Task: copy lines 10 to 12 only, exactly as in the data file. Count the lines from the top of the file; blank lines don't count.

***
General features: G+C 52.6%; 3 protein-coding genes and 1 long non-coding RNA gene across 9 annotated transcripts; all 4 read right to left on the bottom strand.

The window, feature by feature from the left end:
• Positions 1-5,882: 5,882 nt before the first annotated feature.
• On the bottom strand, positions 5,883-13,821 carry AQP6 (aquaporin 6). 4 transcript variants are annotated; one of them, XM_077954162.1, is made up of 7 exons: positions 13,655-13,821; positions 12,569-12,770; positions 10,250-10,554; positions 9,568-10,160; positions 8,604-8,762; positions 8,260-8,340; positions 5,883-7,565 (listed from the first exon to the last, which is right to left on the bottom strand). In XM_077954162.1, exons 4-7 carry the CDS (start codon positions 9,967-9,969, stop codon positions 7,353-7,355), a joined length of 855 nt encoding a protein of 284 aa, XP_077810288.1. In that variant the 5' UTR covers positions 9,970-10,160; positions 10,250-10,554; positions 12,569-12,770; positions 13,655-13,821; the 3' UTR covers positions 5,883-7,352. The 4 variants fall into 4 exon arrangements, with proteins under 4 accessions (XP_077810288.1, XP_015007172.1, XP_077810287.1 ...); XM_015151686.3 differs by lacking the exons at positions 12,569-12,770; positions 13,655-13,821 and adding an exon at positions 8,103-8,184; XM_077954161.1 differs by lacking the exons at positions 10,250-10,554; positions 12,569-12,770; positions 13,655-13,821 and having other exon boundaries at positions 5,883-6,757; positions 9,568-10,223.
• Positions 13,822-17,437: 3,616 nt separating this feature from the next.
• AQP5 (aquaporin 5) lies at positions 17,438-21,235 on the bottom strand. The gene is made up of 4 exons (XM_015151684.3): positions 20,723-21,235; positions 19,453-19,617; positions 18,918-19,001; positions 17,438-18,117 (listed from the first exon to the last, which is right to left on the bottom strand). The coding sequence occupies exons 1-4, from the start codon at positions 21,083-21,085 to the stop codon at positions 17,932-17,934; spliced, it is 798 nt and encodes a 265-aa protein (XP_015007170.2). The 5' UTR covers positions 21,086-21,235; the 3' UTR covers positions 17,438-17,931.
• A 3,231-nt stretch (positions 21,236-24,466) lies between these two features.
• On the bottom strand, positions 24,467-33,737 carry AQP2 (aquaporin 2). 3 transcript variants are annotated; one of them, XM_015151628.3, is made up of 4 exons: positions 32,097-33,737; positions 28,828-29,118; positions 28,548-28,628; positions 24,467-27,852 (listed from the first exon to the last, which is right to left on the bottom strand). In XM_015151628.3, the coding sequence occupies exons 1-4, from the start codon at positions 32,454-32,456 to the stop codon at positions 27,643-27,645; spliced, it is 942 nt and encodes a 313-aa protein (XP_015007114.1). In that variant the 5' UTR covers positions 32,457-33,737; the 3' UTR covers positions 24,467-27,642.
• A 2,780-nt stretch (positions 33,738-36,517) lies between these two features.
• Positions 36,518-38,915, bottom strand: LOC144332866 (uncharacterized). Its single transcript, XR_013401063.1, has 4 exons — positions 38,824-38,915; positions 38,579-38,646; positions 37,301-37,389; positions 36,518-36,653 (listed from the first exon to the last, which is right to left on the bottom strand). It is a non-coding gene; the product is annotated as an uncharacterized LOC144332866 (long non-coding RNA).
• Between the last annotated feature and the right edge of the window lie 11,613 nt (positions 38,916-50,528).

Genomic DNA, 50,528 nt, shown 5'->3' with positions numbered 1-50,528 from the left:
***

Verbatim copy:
• Positions 36,518-38,915, bottom strand: LOC144332866 (uncharacterized). Its single transcript, XR_013401063.1, has 4 exons — positions 38,824-38,915; positions 38,579-38,646; positions 37,301-37,389; positions 36,518-36,653 (listed from the first exon to the last, which is right to left on the bottom strand). It is a non-coding gene; the product is annotated as an uncharacterized LOC144332866 (long non-coding RNA).
• Between the last annotated feature and the right edge of the window lie 11,613 nt (positions 38,916-50,528).

Genomic DNA, 50,528 nt, shown 5'->3' with positions numbered 1-50,528 from the left: